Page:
Since it began to air ten weeks ago, I’ve been trying hard to avoid all of the Twitter chatter about The Newsroom. The West Wing aside, Sorkin is a notoriously slow starter, and one of the (many) problems with Studio 60 was that both the viewers and the network had largely written it off before the show began to hit its stride around the Christmas episode. Granted, there were other problems with the show, and some of the sluggishness from the slow start carried its way throughout the show’s lone season. I was hoping for it to be different this time though.
But the problem with The Newsroom might have been that it actually started too quickly, delving into the complex world of office relationships and politics before the story was established. Before I had committed anyone’s name to memory, there were love triangles and cheating and a lot of he said, she said. Jim (John Gallagher Jr.) and Maggie (Alison Pill) were destined to be together, eventually, despite her being with Don (Thomas Sadoski), claimed McaKenzie (Emily Mortimer), who herself seemed destined to be with Will (Jeff Daniels), and Sloane (Olivia Munn), socially inept as she is, deserved to be with someone too — all stuffed into the first episode.
To contrast, The West Wing built its inter-office drama up over its entire seven season run in some cases, like Josh (Bradley Whitford) and Donna (Janel Moloney). Love stories tend to be more satisfying as a slow burn subplot than a blunt object beating us over the head. If we don’t know the characters, why are we supposed to care who they hook up with, or who they don’t hook up with? There is no identification, no agony. Time makes us care about the characters, makes us root for them, or yell at them for being too stupid to see what was in front of them.The Newsroom opted for the blunt object approach, and that may have been a fatal flaw for some viewers who judge things quickly.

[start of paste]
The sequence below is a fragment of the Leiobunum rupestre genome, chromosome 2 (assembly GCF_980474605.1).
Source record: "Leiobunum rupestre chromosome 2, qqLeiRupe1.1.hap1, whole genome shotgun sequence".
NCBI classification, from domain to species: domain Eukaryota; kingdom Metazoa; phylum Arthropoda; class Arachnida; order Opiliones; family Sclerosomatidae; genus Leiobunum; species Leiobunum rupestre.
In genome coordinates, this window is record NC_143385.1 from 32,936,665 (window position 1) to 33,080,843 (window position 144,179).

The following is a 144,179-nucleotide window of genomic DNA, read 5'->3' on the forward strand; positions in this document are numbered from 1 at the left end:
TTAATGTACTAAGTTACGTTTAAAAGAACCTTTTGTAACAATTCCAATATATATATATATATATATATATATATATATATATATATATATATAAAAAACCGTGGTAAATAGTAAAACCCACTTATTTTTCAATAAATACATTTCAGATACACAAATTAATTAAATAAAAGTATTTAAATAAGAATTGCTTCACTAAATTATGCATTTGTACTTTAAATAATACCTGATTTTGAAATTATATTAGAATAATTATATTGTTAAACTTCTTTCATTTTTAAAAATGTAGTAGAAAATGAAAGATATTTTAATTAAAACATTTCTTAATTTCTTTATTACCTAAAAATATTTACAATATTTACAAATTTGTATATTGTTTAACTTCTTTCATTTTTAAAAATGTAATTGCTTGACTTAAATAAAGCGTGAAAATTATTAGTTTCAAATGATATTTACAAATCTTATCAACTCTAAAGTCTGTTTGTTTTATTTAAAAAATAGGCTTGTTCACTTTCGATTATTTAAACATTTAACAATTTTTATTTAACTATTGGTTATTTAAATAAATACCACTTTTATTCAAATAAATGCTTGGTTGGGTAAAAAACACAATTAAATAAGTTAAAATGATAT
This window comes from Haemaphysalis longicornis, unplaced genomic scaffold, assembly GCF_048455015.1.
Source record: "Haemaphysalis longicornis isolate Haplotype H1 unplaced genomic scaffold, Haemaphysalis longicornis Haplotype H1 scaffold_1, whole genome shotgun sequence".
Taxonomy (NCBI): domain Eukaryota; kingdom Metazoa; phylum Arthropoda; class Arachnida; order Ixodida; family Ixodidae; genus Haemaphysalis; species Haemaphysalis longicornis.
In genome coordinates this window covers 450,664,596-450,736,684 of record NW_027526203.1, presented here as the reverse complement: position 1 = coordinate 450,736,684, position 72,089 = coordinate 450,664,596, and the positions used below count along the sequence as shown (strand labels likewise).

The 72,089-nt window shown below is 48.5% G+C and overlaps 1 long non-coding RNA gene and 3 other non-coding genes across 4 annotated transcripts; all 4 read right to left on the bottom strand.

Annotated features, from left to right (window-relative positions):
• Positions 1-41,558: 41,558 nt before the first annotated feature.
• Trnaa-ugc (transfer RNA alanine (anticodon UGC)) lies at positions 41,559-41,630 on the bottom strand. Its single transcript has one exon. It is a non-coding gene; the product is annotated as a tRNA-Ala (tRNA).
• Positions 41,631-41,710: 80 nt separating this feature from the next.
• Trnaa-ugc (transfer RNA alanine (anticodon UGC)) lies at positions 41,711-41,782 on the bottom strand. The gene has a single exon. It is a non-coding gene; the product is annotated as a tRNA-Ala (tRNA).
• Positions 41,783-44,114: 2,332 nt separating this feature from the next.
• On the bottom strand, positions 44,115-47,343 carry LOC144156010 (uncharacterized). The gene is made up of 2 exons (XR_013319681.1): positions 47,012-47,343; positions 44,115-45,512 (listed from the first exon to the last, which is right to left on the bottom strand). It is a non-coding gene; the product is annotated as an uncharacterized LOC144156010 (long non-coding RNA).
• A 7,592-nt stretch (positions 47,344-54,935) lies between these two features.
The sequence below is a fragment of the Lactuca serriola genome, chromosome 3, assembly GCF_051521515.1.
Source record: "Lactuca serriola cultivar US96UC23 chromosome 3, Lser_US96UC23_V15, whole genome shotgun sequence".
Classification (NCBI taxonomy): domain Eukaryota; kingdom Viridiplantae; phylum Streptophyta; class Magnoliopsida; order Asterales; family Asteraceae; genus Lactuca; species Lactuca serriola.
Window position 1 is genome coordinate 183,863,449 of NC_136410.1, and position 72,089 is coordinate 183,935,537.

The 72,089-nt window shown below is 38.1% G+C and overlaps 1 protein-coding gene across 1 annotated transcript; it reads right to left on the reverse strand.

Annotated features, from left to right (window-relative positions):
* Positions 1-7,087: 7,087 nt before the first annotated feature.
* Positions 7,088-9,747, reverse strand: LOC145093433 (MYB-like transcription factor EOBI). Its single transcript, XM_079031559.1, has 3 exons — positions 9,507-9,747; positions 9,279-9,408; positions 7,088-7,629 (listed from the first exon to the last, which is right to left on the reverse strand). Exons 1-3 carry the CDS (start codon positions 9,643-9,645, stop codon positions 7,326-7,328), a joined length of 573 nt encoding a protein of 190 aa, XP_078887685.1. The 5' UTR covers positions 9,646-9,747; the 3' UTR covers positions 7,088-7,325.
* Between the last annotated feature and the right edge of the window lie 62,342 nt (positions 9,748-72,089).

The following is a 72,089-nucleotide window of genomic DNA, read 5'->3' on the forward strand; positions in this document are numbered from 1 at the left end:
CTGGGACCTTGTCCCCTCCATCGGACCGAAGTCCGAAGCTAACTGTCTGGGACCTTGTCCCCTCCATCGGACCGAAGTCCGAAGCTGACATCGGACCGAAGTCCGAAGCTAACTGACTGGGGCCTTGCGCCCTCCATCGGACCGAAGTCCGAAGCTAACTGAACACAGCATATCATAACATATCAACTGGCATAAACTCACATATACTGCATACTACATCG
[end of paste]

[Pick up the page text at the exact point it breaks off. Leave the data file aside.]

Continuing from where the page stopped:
In Why Stop Now, Phil Dorling and Ron Nyswaner’s new stoner comedy, Jesse Eisenberg plays Eli, a put upon young pianist who is about to experience the worst day of his life. For years, Eli has been the one taking care of his younger half sister, Nicole (Emma Rayne Lyle), while his wild drug addict mom, Penny (Melissa Leo), went out on benders, barely able to hold down a job as a waitress.
As he is about to graduate and go off, he hopes, to a music conservatory, he’s finally convinced his mother to get clean and go to rehab before his audition. Problem? Yes, of course. As Penny tries to enter rehab, she is turned away. Why? Because she’s already clean. Solution? Yes, of course. Go cop a hit.
It sounds like a set up for the greatest drug romp since Drugstore Cowboy, but sometimes things don’t work out as planned.
If there is a bright spot in the film, it comes in the shape of a gimpy Tracy Morgan, who plays Sprinkles, the cuddly drug dealer who has run out of drugs. The problem is compounded as neither Sprinkles, nor his sidekick, Black (Isiah Whitlock Jr.), can speak Spanish, and Eli has to step in to order the drugs, causing an unfortunate chain reaction wherein his arm is broken by the drug kingpin, who then falls in love with Penny. Isn’t it always like that?
Really though, the film’s main problem is that it is entirely too frivolous an affair from start to finish. Nothing is at ever stake, not really. There is never any follow through on the film’s problems or threats or accidental drug ingestions, and what does follow through to the next step is always played for stock comedy. Every set up and pay off comes along at a natural progression, everything is expected. What could have been a riotous display deeply messed up hurdles and roadblocks to the characters’ wants end up being little more than a circuitous route to getting everything they desire. The films is a born indie drama concept rendered out into a dramatically lazy write off, one that unfortunately never comes close to being funny enough to make up the gap.